Tom Tancredo has been as busy as the Rockies’ ticket system lately, but what exactly is he busy doing?Is the Colorado Congressman in the Presidential race for the long haul? Planning to run for his seat in the 6th Congressional District next year? Or is he aiming for some other role, perhaps as an unlikely Secretary of Homeland Security under a new Republican administration?
Polling steadily at 3 percent, Tancredo is the longest of long shots in his presidential bid. Yet, unlike former fellow dark horse Sam Brownback, Tancredo is more than plugging along – he’s ramping up his campaign. Tancredo is making 10 stops in Iowa this weekend, including a “Come Shoot with a Straight Shooter” event in Muscatine. And last week, his campaign launched a redesigned Web site where visitors are greeted with the options to “Give Tom a Gift” or “Join Tom’s Army.”
Yet, as he continues to traverse Iowa and New Hampshire, Tancredo has been cagey about his plans to run for re-election to Congress. He recently told The Denver Post it would depend on the outcome of the World Series. In the meantime, prospective GOP candidates for his seat such as Will Armstrong and Tom Wiens will have to wait, not knowing whether a Rockies or a Red Sox win will give them their chance at Washington.
Whatever Tancredo is planning for his future, the Congressman is continuing to make headlines for what many consider his over-the-top tactics, usually related to illegal immigration. Even if, as his supporters complain, the national media doesn’t take his campaign bid seriously, they can’t often resist the drama he promises.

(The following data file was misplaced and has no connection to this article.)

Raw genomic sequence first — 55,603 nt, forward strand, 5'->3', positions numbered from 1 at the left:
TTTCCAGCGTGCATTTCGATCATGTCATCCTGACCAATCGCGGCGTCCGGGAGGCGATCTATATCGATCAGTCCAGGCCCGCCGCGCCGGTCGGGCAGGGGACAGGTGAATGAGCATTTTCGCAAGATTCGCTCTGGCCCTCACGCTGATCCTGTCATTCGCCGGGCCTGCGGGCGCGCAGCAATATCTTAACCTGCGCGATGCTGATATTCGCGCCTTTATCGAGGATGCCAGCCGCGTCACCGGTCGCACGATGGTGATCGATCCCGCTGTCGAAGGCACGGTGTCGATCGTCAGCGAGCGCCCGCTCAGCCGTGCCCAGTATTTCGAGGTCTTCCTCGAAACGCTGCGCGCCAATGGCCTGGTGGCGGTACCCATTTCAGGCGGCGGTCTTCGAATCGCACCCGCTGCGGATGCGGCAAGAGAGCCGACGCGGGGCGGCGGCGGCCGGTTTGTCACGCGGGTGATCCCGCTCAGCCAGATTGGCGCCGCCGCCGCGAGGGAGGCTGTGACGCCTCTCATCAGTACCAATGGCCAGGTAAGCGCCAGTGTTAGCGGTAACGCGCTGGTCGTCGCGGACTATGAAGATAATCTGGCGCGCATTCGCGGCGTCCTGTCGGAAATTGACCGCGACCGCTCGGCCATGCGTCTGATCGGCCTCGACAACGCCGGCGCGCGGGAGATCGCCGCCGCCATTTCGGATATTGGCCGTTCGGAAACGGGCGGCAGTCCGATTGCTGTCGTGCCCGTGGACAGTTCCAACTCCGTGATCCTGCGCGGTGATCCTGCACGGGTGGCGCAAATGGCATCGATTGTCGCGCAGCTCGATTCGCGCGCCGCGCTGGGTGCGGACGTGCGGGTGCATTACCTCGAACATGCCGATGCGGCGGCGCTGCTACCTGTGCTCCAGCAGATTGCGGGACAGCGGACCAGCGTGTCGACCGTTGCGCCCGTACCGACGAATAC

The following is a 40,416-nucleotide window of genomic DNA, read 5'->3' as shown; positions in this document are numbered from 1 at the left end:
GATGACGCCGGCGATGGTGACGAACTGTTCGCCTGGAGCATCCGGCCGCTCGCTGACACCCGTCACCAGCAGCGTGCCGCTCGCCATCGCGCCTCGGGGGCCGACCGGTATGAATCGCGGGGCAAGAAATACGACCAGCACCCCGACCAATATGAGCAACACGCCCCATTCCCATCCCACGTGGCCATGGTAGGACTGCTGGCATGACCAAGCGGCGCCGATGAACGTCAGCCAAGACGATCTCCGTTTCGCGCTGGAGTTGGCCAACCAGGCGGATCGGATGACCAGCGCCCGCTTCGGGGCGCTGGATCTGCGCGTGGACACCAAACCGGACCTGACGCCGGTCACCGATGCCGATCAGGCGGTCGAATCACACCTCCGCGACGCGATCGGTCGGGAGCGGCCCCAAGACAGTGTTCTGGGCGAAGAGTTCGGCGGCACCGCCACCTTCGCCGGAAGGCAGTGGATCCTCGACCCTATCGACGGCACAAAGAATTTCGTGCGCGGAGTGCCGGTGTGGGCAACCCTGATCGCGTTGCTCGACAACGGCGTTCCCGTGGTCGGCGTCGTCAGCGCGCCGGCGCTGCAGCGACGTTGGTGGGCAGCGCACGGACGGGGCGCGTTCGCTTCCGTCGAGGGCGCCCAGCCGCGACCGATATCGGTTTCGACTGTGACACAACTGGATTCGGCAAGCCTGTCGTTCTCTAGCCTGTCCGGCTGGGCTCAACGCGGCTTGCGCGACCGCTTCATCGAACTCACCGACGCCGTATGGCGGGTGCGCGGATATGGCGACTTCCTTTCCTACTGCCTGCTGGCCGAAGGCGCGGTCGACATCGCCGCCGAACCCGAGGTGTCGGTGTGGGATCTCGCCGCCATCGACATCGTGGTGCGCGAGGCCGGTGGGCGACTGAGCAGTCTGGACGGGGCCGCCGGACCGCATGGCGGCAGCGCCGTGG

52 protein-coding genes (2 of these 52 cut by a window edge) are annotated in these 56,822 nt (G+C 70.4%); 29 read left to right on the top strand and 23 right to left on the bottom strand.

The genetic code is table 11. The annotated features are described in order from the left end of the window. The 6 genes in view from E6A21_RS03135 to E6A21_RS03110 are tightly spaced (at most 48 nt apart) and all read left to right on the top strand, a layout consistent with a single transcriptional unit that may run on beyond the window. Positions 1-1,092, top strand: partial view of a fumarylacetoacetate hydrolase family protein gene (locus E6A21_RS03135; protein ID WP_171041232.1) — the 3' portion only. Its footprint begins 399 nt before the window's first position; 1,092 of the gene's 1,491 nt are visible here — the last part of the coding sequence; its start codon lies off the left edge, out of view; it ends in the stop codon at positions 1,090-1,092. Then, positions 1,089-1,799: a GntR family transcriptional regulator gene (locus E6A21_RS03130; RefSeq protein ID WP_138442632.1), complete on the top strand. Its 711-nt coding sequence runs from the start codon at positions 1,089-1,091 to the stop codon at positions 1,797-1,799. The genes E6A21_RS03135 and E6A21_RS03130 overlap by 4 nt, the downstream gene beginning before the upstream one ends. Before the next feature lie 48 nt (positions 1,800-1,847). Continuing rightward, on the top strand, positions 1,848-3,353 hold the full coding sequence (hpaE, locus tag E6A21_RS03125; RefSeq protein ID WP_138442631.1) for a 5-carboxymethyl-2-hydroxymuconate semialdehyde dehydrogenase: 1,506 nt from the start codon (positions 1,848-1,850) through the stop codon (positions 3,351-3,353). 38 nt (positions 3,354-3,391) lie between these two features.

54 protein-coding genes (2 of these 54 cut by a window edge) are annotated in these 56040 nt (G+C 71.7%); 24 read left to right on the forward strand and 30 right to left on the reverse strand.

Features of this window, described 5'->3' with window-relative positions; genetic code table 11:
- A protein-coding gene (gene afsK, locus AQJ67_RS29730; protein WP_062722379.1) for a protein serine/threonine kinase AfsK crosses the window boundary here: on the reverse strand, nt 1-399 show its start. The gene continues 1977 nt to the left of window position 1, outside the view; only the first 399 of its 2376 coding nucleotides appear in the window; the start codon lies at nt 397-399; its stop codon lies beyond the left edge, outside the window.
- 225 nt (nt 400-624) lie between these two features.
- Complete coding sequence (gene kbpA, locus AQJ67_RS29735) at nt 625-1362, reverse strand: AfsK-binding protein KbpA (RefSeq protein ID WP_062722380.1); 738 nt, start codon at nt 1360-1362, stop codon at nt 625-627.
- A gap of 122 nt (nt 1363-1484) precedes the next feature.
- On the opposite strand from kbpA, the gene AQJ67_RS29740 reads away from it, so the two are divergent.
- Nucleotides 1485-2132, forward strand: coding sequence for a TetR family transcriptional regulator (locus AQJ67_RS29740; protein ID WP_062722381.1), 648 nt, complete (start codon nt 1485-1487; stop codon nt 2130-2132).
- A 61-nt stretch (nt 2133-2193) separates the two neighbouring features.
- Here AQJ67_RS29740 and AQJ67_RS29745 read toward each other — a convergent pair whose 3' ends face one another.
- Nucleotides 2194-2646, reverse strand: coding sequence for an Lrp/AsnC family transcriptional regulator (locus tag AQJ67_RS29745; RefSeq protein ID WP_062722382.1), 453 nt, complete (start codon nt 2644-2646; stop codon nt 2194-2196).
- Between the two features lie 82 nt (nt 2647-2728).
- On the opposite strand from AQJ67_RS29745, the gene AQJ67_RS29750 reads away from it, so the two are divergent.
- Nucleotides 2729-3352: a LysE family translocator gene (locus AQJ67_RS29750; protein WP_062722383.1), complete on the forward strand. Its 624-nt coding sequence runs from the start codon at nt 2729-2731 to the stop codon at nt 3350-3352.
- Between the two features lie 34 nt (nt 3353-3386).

Tancredo’s latest move was to call on the Immigration and Customs Enforcement Agency to detain “any illegal aliens” at a press conference held Tuesday by Sen. Dick Durbin in support of the Dream Act, which would give permanent residency to some children of illegal immigrants. It was well publicized that three college students whose parents entered the country with them illegally would be at the event.
“Just because these illegal aliens are being used for political gain doesn’t mean they get immunity from the law,” Tancredo said in a statement.
Despite Tancredo’s demand being reported by the Associated Press, The New York Times and news outlets across the country, the students left the press conference without incident.